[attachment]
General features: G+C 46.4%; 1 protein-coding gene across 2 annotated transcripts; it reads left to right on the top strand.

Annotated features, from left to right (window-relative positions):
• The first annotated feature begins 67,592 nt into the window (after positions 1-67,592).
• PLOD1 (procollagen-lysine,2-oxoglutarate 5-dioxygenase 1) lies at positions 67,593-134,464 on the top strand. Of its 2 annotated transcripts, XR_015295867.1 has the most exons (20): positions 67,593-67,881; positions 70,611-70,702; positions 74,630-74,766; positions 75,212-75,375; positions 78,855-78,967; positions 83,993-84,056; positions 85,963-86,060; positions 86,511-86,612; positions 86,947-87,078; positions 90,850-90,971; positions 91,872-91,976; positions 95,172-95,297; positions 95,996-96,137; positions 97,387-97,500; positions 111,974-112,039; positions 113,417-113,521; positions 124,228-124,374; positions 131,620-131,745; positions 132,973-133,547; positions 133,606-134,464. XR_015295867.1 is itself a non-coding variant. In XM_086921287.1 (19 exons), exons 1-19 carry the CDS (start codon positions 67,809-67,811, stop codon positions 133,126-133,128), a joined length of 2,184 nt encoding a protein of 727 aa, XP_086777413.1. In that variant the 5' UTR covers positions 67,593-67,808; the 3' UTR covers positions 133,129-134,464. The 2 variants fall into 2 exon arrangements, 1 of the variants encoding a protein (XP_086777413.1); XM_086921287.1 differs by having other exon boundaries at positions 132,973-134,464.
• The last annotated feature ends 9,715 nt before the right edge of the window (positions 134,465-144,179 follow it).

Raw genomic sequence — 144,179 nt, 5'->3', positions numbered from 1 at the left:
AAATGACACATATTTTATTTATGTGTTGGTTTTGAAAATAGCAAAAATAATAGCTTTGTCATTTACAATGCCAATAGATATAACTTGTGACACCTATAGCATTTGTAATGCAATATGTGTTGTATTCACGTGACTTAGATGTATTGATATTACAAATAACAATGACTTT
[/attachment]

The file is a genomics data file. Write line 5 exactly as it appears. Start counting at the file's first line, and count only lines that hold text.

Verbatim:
• The last annotated feature ends 9,715 nt before the right edge of the window (positions 134,465-144,179 follow it).